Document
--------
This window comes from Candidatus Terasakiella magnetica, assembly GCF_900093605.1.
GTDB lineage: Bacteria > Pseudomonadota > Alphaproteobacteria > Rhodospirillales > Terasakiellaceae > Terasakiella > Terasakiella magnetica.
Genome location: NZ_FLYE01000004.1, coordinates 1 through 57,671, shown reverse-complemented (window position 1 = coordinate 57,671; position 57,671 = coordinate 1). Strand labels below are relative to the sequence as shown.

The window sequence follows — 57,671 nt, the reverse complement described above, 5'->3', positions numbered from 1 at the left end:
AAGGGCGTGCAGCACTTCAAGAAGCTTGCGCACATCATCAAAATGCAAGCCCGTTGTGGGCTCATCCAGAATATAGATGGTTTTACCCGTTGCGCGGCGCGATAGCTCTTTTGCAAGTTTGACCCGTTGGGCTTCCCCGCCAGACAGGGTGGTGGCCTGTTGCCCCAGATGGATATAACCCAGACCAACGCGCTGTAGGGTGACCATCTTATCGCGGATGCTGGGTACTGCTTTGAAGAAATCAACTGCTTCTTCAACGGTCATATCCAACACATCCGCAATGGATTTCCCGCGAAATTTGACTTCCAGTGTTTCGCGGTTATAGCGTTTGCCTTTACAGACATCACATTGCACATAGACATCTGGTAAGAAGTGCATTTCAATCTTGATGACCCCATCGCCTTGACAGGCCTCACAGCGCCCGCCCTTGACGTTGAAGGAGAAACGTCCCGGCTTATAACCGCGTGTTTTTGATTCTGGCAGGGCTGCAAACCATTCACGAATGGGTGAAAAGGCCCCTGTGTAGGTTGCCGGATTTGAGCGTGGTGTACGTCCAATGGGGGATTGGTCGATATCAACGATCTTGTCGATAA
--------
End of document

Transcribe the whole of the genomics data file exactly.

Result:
This window comes from Candidatus Terasakiella magnetica, assembly GCF_900093605.1.
GTDB lineage: Bacteria > Pseudomonadota > Alphaproteobacteria > Rhodospirillales > Terasakiellaceae > Terasakiella > Terasakiella magnetica.
Genome location: NZ_FLYE01000004.1, coordinates 1 through 57,671, shown reverse-complemented (window position 1 = coordinate 57,671; position 57,671 = coordinate 1). Strand labels below are relative to the sequence as shown.

The window sequence follows — 57,671 nt, the reverse complement described above, 5'->3', positions numbered from 1 at the left end:
AAGGGCGTGCAGCACTTCAAGAAGCTTGCGCACATCATCAAAATGCAAGCCCGTTGTGGGCTCATCCAGAATATAGATGGTTTTACCCGTTGCGCGGCGCGATAGCTCTTTTGCAAGTTTGACCCGTTGGGCTTCCCCGCCAGACAGGGTGGTGGCCTGTTGCCCCAGATGGATATAACCCAGACCAACGCGCTGTAGGGTGACCATCTTATCGCGGATGCTGGGTACTGCTTTGAAGAAATCAACTGCTTCTTCAACGGTCATATCCAACACATCCGCAATGGATTTCCCGCGAAATTTGACTTCCAGTGTTTCGCGGTTATAGCGTTTGCCTTTACAGACATCACATTGCACATAGACATCTGGTAAGAAGTGCATTTCAATCTTGATGACCCCATCGCCTTGACAGGCCTCACAGCGCCCGCCCTTGACGTTGAAGGAGAAACGTCCCGGCTTATAACCGCGTGTTTTTGATTCTGGCAGGGCTGCAAACCATTCACGAATGGGTGAAAAGGCCCCTGTGTAGGTTGCCGGATTTGAGCGTGGTGTACGTCCAATGGGGGATTGGTCGATATCAACGATCTTGTCGATAA